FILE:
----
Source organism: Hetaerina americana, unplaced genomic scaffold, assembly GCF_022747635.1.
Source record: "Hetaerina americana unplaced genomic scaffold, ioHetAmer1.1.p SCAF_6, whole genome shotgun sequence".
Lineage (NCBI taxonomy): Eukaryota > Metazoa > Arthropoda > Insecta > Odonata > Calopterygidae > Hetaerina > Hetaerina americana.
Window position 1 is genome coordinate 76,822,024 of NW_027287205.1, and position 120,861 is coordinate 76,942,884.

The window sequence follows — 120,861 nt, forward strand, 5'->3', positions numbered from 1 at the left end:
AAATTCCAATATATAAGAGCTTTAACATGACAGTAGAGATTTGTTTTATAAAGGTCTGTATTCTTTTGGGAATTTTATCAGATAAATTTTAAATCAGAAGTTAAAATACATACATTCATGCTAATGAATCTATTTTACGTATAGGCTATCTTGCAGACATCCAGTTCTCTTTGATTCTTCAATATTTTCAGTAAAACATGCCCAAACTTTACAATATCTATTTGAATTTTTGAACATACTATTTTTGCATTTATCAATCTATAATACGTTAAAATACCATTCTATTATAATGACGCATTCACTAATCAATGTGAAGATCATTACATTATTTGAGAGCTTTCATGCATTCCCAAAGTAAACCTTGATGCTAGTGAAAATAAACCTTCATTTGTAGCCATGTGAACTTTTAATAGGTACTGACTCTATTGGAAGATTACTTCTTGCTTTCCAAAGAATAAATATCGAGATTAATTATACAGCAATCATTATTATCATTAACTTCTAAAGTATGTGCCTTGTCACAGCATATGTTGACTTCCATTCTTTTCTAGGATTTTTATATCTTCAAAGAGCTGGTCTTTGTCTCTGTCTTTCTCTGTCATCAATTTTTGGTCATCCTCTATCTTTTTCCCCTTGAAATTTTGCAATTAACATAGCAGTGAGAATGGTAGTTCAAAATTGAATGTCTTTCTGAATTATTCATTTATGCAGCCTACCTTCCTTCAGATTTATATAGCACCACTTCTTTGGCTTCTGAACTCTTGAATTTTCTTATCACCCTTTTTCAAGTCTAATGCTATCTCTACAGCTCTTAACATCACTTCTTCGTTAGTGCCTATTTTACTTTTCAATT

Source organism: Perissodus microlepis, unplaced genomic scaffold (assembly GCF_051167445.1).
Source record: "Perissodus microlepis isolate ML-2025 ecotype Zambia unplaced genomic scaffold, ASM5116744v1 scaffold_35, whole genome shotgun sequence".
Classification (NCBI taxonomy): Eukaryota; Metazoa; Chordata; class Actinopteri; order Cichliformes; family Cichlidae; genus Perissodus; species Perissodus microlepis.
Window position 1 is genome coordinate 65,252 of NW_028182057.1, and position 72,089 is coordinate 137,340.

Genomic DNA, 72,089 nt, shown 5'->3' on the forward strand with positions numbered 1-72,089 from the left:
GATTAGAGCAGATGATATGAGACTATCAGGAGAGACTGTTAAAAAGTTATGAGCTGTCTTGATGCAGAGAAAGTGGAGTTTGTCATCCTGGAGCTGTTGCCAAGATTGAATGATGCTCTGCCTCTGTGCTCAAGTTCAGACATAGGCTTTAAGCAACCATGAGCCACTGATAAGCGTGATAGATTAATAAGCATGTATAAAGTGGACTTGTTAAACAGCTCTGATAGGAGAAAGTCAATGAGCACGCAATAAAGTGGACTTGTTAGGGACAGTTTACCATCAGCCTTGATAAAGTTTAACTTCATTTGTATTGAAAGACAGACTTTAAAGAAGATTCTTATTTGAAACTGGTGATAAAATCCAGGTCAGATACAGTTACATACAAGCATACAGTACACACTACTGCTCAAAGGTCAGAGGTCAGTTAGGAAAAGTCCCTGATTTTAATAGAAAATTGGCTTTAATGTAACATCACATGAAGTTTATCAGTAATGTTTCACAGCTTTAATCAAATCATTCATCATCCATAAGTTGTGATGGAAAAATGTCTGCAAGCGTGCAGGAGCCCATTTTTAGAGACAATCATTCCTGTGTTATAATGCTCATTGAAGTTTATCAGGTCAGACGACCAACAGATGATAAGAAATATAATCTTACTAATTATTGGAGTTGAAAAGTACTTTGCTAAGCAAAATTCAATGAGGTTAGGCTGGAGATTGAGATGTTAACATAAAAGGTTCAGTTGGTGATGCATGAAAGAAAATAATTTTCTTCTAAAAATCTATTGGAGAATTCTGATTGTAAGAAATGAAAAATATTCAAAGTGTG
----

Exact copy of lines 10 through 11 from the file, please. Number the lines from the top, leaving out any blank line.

Window position 1 is genome coordinate 65,252 of NW_028182057.1, and position 72,089 is coordinate 137,340.

Genomic DNA, 72,089 nt, shown 5'->3' on the forward strand with positions numbered 1-72,089 from the left: